Flag of the Orange Free State

The flag of the Orange Free State was officially used from 1857 to 1902. It was superseded by the flag of the Orange River Colony.

FIAV historical.svg Flag of the Orange Free State
Incorrect version with five stripes shown in The Flags of the World (1896)

HistoryEdit

When the Orange Free State became an independent republic in February 1854, the government hoisted a red, white and blue flag. Details of the exact design have been lost, but it was presumably similar to the contemporary flag of the Netherlands. It was evidently intended as a temporary flag, as the first State President, Josias Philip Hoffman asked King Willem III of the Netherlands (r. 1849–1890) to give the new state which bore the Dutch royal family's name a flag and coat of arms. The king graciously agreed.

A flag and coat of arms were designed by the Hoge Raad van Adel. They duly arrived in the Orange Free State in January 1856, and the Volksraad (legislature) resolved on 28 February 1856 that "the design of the flag sent by the King of the Netherlands shall be adopted".[1] It was officially taken into use a year later, on 23 February 1857, the third anniversary of the republic.[2][3]

It was used until the republic came to an end on 31 May 1902.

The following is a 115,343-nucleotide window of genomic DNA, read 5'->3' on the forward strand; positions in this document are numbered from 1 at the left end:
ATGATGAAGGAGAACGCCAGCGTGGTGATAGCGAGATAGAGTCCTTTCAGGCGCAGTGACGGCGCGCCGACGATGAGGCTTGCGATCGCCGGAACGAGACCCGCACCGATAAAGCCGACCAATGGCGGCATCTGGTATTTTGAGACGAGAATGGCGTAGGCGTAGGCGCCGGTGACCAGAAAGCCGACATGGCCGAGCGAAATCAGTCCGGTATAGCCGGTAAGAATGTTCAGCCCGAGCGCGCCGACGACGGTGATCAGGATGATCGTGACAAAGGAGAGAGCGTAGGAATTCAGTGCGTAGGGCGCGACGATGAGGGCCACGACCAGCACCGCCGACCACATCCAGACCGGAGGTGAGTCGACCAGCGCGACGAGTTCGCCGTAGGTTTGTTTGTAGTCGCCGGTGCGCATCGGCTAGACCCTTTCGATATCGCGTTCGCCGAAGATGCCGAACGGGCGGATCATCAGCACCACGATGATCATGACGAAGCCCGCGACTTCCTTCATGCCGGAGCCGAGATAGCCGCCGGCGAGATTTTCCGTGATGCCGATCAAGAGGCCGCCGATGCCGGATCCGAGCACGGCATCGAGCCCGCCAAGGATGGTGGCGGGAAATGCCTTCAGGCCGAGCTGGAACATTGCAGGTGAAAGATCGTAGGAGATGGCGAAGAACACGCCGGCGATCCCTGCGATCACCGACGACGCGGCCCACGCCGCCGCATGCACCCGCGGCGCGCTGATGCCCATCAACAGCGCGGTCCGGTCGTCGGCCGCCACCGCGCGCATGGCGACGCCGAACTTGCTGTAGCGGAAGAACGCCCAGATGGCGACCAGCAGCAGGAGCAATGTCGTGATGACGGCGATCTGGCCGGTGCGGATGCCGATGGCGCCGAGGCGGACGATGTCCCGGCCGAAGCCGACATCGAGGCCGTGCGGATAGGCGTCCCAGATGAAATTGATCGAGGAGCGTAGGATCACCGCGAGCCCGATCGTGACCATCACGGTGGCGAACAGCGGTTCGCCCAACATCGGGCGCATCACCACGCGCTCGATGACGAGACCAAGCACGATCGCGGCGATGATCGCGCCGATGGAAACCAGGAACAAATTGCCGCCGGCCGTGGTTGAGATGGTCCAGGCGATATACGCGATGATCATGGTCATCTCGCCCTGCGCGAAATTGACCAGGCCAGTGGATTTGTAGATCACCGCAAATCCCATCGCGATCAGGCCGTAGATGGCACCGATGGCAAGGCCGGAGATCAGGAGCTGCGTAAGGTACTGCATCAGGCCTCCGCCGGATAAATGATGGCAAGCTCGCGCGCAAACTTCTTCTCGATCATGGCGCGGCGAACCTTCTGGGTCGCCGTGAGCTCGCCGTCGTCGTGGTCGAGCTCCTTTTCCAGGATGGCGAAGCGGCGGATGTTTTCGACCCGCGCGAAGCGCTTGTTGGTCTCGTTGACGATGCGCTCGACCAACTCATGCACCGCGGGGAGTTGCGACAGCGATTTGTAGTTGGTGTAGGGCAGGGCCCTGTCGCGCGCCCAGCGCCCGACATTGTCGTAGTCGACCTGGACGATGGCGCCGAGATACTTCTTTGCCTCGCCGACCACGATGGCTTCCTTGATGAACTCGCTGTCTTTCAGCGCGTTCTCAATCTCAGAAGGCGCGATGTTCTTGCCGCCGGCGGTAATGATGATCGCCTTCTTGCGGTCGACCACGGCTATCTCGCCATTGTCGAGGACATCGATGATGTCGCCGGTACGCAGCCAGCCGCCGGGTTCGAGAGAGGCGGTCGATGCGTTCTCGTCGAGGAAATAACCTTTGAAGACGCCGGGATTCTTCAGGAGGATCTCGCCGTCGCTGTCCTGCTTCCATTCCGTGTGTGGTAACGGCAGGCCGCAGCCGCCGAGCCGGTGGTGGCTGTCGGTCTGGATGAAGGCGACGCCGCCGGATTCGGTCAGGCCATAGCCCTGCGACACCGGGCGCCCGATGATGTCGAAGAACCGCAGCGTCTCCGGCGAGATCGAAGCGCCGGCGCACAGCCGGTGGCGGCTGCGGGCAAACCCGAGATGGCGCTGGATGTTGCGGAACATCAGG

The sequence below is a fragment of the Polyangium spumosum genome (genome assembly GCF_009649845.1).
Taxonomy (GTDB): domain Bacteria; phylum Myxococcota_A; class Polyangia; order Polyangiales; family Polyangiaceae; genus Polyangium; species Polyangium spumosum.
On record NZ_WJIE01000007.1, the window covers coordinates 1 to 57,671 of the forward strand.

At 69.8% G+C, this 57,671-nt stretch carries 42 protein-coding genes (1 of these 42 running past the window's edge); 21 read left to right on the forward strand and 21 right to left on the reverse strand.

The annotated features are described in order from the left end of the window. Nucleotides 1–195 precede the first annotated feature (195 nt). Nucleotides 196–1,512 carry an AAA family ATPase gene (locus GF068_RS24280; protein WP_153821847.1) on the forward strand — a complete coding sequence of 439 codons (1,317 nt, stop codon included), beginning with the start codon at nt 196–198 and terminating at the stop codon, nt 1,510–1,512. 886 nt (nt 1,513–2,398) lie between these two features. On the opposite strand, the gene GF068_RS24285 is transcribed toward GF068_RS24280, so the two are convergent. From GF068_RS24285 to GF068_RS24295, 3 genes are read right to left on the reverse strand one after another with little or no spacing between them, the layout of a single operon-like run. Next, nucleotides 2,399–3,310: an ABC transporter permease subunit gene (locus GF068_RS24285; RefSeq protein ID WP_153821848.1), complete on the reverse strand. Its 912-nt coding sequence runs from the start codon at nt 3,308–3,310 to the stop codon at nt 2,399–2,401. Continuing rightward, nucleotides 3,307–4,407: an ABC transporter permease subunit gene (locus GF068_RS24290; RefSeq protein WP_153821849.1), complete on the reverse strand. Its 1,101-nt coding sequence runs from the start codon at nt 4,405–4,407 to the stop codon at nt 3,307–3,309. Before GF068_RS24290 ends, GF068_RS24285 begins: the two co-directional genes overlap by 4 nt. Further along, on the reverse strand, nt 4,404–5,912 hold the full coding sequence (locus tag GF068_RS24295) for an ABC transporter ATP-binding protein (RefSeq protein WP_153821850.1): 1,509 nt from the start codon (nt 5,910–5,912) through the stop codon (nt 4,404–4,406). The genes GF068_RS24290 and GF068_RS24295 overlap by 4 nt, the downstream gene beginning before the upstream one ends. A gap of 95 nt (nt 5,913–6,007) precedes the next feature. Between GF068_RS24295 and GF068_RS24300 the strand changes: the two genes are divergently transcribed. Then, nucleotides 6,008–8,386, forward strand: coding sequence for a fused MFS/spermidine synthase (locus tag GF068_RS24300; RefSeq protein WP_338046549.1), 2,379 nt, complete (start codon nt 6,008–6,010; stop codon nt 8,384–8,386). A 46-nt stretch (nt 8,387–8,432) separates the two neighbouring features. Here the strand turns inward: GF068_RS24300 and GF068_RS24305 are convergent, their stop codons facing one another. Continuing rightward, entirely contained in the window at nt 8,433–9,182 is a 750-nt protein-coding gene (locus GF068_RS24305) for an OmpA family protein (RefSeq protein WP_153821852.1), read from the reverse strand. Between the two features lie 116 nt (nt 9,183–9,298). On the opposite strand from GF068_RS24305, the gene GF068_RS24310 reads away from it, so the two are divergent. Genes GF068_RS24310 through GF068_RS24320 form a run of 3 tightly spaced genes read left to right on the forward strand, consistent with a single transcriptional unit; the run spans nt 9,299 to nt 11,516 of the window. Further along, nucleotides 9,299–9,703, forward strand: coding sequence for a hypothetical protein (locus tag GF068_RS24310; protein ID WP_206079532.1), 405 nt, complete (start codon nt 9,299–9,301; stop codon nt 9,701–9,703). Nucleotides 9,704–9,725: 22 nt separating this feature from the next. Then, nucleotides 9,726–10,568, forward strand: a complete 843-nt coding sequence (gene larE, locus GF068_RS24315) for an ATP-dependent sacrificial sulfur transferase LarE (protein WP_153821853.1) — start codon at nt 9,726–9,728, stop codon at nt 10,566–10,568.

The flag was later incorporated into the design of the national flag of South Africa (from 1928 to 1994) and used by the Anglo-Boer War Museum and the Voortrekker Monument.

The flag also appears in the music video of the Afrikaans song De la Rey by Bok van Blerk.

DescriptionEdit

The flag consisted of seven horizontal bands of white (4) and orange (3), with the Dutch flag in the canton.

See alsoEdit

ReferencesEdit

  1. ^ Notulen vande Volksraad van de Oranje Vrijstaat (1856)
  2. ^ Pama, C. (1965). Lions and Virgins.
  3. ^ Brownell, F.G. (1993). National and Provincial Symbols.

SourcesEdit

  • Brownell, F.G. (1993). National and Provincial Symbols.
  • Burgers, A.P. (1997). Sovereign Flags over Southern Africa.
  • Burgers, A.P. (2008). The South African Flag Book.
  • Pama, C. (1965). Lions and Virgins.